Hardell et al (18) also reported elevated risks with short-term use. For example, the OR for meningioma and acoustic neuroma with <1–5 years of digital mobile phone use for >64 h was 1.8 (95% CI 1.1–3.0) and 1.9 (95% CI 0.7–4.7), respectively. Hardell and Carlberg (15) wrote ‘...ipsilateral exposure indicated an early effect in glioma development, which is an increased risk with long latency. However, we also found an increased risk with short latency, indicating a late effect in tumor development...these results could be compatible with both tumor initiation and promotion’. This is illustrated in Fig. 2.

6. Discussion

In reviewing the epidemiological evidence on mobile phone use and brain tumors, The IARC Monograph Working Group (19) noted the limited data available from epidemiological studies at that time though noting that Hardell et al have conducted the most detailed and largest number of studies on the risks for glioma from wireless phone (mobile and/or cordless phone).

Morgan et al (20) suggested that the magnitude of the under-estimation of risk was 25% in the INTERPHONE study. This is consistent with the INTERPHONE Study Group (5) conclusion that their under-estimation was at least 19% based on ‘regular’ mobile phone use. Nevertheless, when minimal use was defined as the reference level, risks in the INTERPHONE study were significant: for 10+ years since first use compared to 1–1.9 years since first use, OR 2.18 (95% CI 1.43–3.31), for >1,640 cumulative hours of use compared to <5 h of use, OR 1.82 (95% CI 1.15–2.80).

The IARC Monograph Working Group concluded that radiofrequency fields were possible human carcinogens, Group 2B (19). Since then, a number of studies have been published of experimental results showing that radiofrequency fields affect cellular repair and increase biomarkers associated with cancer risk. In our view these results and several epidemiology studies (8,21) are consistent with what is expected if radiofrequency fields from mobile phone use are a cause of brain cancer: the higher the cumulative hours of use, the higher the risk; the longer the time since first use, the higher the risk; the higher the radiated power, the higher the risk; ipsilateral risk is higher than contralateral risk.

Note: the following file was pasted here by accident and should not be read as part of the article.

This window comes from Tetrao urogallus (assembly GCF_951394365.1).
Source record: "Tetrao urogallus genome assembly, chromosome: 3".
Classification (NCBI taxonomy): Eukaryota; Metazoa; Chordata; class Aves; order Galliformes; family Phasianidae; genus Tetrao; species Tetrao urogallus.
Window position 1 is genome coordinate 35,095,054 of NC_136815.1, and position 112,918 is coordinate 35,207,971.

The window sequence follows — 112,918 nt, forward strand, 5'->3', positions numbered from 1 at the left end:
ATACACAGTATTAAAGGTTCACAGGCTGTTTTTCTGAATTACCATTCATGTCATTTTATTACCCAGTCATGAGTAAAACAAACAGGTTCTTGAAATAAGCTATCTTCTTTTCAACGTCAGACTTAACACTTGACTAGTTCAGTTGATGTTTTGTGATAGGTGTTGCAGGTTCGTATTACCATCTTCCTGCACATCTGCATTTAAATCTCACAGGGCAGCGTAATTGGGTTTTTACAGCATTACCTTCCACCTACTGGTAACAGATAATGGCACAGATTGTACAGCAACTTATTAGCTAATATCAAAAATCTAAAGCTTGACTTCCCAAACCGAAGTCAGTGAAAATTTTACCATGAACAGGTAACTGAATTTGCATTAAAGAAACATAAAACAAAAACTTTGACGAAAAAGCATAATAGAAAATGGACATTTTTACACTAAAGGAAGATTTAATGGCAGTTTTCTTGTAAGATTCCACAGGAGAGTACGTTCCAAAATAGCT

Thus, evidence published since the IARC review provides additional support, based on IARC criteria, for concluding that radiofrequency fields are probable human carcinogens; radiofrequency fields should now be classified Group 2A.

At the time of the IARC review it was known that when mobile phone use began as a teenager, the risks were higher than when use began as an adult (22,23). Since then, additional evidence has accrued of an increased risk to children. In the CEFALO study, using operator reported data, an OR of 2.15 (95% CI 1.06–4.29) was reported for children of median age 13 with >2.8 years since time from first subscription, combined with an increasing risk with increase in years since first use, P-trend=0.001 (24). In addition, the CEFALO authors reported an ipsilateral risk with >4 years of cumulative duration of subscriptions, OR 3.74 (95% CI 1.19–11.77) in combination of an increasing risk with increasing years of use, P-trend=0.02.

As the young adult brain is not fully myelinated, and wireless radiation has been shown to induce demyelination experimentally, it is plausible that wireless radiation could have a stronger impact on the developing brain than on older adults.

It has been suggested that if mobile phone use was causing brain cancer, with so many people using mobile phones there should be an increase in brain cancer, but there has been none (25,26). This is not correct.

Recently a significant annual percent change (APC) in age-adjusted rates of brain cancer between 1992 and 2006 was reported from the United States using data from three cancer registries: Los Angeles County (LAC), California Cancer Registry (CCR), and the SEER 12 cancer registry (27). Table III shows this increase in brain cancer for the three anatomical regions that absorb the greatest proportion of the absorbed mobile phone radiation in the brain (81% at 900 MHz and 86% at 1,800 MHz) (14).

Table III

APC of GBM by brain increased glioma in three major cancer registries, 1992–2006 [adapted from Table III of Deltour et al (25)].

Table III

APC of GBM by brain increased glioma in three major cancer registries, 1992–2006 [adapted from Table III of Deltour et al (25)].

LACCCRSEER 12



Brain regionAPC (%)P-valueAPC (%)P-valueAPC (%)P-value
Frontal+3.00.001+2.4<0.001+2.5<0.001
Temporal+2.00.010+1.90.026+1.30.027
CerebellumN/AN/A+11.9<0.001+1.6NS

[i] APC, annual percent change; GBM, glioblastoma multiforme; LAC, Los Angeles County; CCR, California Cancer Registry; N/A, not available; NS, not significant.

Also showing incidence increases is an Australian study of regional hospital-based data for the years 2000–2008. Dobes et al (28) stated, ‘a significant increasing incidence in glioblastoma multiforme (GBM) was observed in the study period (APC 2.5; 95% CI 0.4%–4.6, n=2,275), particularly after 2006’.